The Inside Texas Mock Draft

It's the Inside Texas Mock Draft, giving a first round projection of this weekend's NFL Draft, including all the tendencies and insanity of each team's owner/coaches/GM.

The amazing event that is the NFL draft will be upon us this weekend and teams will once again have a chance to build their squads into greatness or doom them to the oblivion of a bust-filled salary cap nightmare. With that, we give you the Inside Texas Mock Draft.

This is not how I think the draft should be picked, this is how I think the draft will be picked, with all of the tendencies and patterns of each team's owners and coaches taken into consideration. (Note: There will, in all likelihood, be several first round trades. For the sake of argument, the picks have been left as is.)

I've also denoted three players in the top ten that will be busts and three players that are locks for greatness.

1. Oakland Raiders - JaMarcus Russell, QB, LSUBUST
The Raiders are correctly of the opinion that Calvin Johnson is the best player in the draft. However, they are in desperate need of a franchise quarterback. They say they are confident in back-up QB Andrew Walter, but let's be honest, nobody thinks their quarterback situation is good if they signed Aaron Brooks as their starter. Russell is massive (6-6, 256) and has one of the strongest arms to ever come into the league, but he's a paper Tiger, so to speak. Teams that get wrapped up in a quarterback's workout take players like Akili Smith and Kyle Boller. The Raiders will do the same.

2. Detroit LionsCalvin Johnson, WR, Georgia TechLOCK
No. It can't be. Another wide receiver? Believe it. Despite taking a wide receiver with their first pick in three consecutive drafts, if the Lions stay in this spot, they'll do it again…and it'll be the best decision they'll have made in years (up there with taking Barry Sanders in 1989). Remember, two of those three wide receivers the Lions took were huge busts and they still have need at the position. The Lions' signing this week of wide receivers Marcus Robinson and Cliff Russell will still not prevent them from taking another wideout and grabbing the best player in the draft.

3. Cleveland BrownsBrady Quinn, QB, Notre DameBUST
Adrian Peterson is the right pick here, but the Browns have concerns -- which are legitimate, by the way -- about his durability. After that, it should be Joe Thomas, however the Browns have become enamored with the local boy and are looking for someone to throw the ball to Braylon Edwards and Kellen Winslow II. After completely missing the boat last year, ESPN's Merril Hoge will be right on the money this year when he says Quinn is ok, but not great and doesn't even belong in the first round. Quinn has accuracy issues on mid-level routes and doesn't handle pocket pressure well. He'll see far too much of it in Cleveland to be successful.

4. Tampa Bay BuccaneersJoe Thomas, OT, WisconsinLOCK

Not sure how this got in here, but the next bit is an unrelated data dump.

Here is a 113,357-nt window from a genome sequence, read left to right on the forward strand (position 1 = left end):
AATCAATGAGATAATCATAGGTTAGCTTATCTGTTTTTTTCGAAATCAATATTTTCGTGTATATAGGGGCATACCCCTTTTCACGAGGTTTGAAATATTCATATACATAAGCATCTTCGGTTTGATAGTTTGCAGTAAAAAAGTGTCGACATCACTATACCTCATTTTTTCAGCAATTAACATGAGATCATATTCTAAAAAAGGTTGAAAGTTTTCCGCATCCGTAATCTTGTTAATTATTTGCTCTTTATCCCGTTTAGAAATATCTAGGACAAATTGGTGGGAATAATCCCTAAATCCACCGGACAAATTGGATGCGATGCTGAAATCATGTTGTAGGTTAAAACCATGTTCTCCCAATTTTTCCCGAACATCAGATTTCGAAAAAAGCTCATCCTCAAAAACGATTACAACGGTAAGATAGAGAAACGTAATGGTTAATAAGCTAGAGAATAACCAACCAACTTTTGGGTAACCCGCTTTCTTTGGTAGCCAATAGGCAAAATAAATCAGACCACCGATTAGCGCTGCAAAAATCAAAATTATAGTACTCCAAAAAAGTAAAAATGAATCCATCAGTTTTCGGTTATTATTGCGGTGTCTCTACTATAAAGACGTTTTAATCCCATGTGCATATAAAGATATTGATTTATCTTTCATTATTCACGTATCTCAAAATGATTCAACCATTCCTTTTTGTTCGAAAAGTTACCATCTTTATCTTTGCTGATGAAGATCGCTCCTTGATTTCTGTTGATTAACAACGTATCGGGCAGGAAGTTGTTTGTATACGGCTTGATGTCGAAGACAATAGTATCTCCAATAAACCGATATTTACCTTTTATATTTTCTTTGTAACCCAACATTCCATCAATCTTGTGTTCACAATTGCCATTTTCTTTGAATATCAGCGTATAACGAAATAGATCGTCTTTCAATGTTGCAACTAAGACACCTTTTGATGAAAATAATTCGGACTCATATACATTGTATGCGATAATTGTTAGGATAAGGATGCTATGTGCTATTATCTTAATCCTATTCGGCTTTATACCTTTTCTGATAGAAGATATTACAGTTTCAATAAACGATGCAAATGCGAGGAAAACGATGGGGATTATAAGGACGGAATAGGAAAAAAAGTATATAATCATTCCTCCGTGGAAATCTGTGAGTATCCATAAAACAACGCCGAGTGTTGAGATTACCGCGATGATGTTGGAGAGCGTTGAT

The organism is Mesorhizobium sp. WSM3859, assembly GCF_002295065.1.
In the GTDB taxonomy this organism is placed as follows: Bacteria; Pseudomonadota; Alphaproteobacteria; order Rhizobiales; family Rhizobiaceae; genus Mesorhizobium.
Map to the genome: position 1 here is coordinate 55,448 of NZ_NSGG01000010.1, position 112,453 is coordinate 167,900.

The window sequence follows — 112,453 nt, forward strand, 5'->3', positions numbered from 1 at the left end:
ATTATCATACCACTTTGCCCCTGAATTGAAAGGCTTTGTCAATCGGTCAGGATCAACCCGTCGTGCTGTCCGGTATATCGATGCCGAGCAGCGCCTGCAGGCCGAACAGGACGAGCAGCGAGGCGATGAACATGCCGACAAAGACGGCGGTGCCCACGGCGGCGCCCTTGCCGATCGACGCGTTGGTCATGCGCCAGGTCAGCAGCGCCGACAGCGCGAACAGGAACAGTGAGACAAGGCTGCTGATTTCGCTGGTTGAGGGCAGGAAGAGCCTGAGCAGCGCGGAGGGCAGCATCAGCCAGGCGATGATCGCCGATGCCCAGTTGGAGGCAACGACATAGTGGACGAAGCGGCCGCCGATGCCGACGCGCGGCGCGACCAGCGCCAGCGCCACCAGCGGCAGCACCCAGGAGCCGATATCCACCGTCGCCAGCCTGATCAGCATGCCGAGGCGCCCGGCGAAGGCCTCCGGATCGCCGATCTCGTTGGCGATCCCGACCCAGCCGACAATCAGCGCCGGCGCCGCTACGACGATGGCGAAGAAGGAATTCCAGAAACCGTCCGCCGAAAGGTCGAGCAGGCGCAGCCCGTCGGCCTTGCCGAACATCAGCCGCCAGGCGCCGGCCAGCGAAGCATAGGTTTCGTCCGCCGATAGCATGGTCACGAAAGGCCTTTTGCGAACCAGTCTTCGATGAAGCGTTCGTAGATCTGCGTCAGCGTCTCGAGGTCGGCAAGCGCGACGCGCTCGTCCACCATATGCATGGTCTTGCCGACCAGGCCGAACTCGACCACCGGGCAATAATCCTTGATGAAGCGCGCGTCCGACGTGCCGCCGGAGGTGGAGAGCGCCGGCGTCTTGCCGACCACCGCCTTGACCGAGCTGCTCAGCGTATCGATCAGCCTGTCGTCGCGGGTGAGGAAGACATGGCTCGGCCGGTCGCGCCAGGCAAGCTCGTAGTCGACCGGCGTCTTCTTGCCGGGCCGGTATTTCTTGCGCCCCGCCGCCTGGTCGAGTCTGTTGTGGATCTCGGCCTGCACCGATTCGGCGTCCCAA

The Bucs are pretty solid at tackle, but Thomas is far and away the best player available and Jon Gruden will take the best player he can. If Calvin Johnson doesn't fall to him, he takes Joe Thomas. A lot of "sure thing" O-linemen become busts, but if you look at those players, they tend to be overweight, with quickness and endurance issues (see: Mike Williams, formerly of the Buffalo Bills). Thomas is tall, lean and strong and will be a stalwart tackle.

5. Arizona CardinalsAdrian Peterson, RB, Oklahoma
Having Anquan Boldin didn't stop Arizona from taking Larry Fitzgerald and having Edgerrin James won't stop them from taking Adrian Peterson. James is getting up there in age (at least for a running back, anyway) and could form and powerful one-two punch with Peterson. Peterson's aggressive running style is almost reminiscent of Earl Campbell, but he doesn't have the Tyler Rose's durability. His skill set translates perfectly to the NFL, but the Cardinals will unfortunately only get five good years out of him.

6. WashingtonAmobi Okoye, DT, Louisville
DE Gaines Adams is a better pick at this point to give Washington a legit pass-rusher, but owner Dan Snyder likes to grab headlines and would love to take the 19-year-old prodigy. The Warriors will grab the young Nigerian defensive tackle.

7. Minnesota VikingsGaines Adams, DE, Clemson
A perfect pick-up and a great value for the Vikings, Adams gives Minnesota a very talented edge rusher for years to come. Wide receiver is a possibility due to need, but the best remaining wideouts shouldn't go until later in the round.

8. Atlanta FalconsLaRon Landry, S, LSU – LOCK
The Falcons will take Landry because of their rather desperate need at the position, but will end up with a big-time play-maker. Landry is fast, can play both the run and the pass and will step in immediately for Atlanta. Also, with Atlanta one of the league's best running backs in Michael Vick to control the clock, Landry should also be able to remain fresh during games.

9. Miami DolphinsLevi Brown, OT, Penn State
Dolphins need offensive line. Dolphins take Levi Brown. Sunrise, sunset. Unless they can somehow make it up into the top two and take Calvin Johnson, Miami would do well to help their beleaguered front line.

10. Houston TexansVince Young, QB, Texas…oh, we can't take him now? Ok…
Leon Hall, CB, MichiganBUST
Hall is considered the best corner in the draft and the Texans need big-time help in the secondary. But Hall, although very fast, got burned far too often and will have the same happen to him in the NFL. He gave up over 200 yards to Dwayne Jarrett in the Rose Bowl and ironically Jarrett's stock is falling while Hall's is rising in the eyes of scouts due primarily to 40 times.